In this episode I speak with Yasuyuki Yoshida, Professor of International Law at Takaoka University in Toyama Japan, and former Captain(N) in the Japanese Maritime Self-Defence Force. We discuss Japan’s posture on various aspects of the jus ad bellum regime, and whether or how its position may have changed as a result of the “reinterpretation” of Article 9 of the Constitution of Japan. Article 9 famously renounces the threat or use of force, and has long been understood to prohibit any collective self-defense or use of force authorized by the UN Security Council, but in 2014 the government purported to “reinterpret” the provision to relax its constraints. We discuss how the new policy relates to the jus ad bellum, and what Japan’s position is on a number of the more controversial elements of the doctrine of self-defense. The discussion includes surprising insights on how Japan would view a Chinese incursion on the Senkaku Islands, whether Japan would help defend Taiwan, and whether the US could invoke collective self-defense of Japan for preemptive strikes on North Korea. Another fascinating conversation!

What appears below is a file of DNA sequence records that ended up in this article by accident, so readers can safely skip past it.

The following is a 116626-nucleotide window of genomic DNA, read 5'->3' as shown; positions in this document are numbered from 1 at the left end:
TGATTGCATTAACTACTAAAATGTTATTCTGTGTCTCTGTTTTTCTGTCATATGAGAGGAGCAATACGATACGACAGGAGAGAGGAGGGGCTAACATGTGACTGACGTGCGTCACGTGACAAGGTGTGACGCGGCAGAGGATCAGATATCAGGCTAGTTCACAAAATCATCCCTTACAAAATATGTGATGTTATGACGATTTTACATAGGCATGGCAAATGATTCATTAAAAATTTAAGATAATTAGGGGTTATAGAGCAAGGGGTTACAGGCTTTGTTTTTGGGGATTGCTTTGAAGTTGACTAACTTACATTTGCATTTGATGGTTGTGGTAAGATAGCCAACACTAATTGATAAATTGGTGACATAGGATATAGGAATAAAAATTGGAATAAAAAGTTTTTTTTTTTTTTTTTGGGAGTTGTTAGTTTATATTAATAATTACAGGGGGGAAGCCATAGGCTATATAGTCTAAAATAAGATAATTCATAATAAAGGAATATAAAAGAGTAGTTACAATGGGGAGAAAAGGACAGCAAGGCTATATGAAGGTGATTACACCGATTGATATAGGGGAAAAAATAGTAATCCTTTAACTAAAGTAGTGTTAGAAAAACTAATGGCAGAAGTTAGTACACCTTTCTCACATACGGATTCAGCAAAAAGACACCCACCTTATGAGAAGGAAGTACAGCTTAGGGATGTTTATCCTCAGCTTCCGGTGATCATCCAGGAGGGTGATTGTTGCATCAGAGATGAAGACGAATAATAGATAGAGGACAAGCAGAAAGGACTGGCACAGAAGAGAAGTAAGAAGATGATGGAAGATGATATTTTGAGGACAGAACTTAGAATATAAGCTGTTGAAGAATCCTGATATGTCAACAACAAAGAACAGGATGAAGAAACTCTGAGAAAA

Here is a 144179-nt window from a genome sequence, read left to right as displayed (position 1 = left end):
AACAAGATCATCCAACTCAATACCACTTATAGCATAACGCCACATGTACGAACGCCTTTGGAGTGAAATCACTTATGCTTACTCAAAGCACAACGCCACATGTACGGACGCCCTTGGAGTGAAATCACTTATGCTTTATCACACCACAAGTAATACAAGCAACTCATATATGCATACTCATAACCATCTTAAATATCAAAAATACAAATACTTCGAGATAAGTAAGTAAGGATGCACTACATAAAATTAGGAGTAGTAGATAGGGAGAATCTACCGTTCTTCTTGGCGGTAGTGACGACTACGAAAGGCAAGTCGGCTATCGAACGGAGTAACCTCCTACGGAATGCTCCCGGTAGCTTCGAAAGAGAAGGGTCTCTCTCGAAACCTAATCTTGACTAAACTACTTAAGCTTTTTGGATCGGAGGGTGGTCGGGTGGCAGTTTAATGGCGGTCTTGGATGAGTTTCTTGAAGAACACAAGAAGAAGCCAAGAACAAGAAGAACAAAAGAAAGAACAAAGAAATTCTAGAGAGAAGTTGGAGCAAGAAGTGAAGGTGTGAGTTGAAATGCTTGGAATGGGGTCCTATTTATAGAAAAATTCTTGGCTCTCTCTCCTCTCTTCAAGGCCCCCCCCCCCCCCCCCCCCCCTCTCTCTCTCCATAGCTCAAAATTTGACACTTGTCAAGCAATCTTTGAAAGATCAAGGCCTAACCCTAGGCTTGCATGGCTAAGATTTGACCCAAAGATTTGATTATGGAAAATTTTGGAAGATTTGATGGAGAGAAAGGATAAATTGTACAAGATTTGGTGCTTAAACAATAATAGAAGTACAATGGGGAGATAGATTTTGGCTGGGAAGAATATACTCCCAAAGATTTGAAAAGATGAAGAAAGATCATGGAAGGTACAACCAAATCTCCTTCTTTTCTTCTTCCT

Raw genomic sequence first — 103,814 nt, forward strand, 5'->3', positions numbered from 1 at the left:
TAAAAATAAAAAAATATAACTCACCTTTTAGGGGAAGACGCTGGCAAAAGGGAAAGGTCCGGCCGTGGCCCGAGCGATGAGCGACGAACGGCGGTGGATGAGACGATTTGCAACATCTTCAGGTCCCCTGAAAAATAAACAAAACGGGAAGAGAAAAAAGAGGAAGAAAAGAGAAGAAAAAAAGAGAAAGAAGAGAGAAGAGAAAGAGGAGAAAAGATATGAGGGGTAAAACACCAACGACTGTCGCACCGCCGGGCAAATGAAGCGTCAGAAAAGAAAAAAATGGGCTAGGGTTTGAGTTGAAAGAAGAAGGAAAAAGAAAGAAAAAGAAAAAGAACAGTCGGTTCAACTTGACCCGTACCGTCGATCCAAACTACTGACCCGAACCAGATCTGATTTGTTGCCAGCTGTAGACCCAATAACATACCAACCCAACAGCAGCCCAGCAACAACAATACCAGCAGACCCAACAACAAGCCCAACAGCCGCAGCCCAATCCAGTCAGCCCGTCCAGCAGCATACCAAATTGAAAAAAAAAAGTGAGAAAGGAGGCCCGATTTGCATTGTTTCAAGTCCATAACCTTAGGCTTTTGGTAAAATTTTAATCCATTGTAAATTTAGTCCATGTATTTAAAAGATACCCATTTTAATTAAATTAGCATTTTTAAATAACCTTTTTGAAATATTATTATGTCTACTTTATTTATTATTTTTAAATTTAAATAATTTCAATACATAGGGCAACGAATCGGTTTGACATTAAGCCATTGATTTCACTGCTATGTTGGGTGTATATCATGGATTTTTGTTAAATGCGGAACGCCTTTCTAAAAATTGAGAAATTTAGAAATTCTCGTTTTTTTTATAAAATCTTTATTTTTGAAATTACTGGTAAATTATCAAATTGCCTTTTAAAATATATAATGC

– Cabinet Decision on Development of Seamless Security Legislation to Ensure Japan’s Survival and Protect its People, July 1, 2014.
– Sheila Smith, Japan Rearmed: The Politics of Military Power (2019).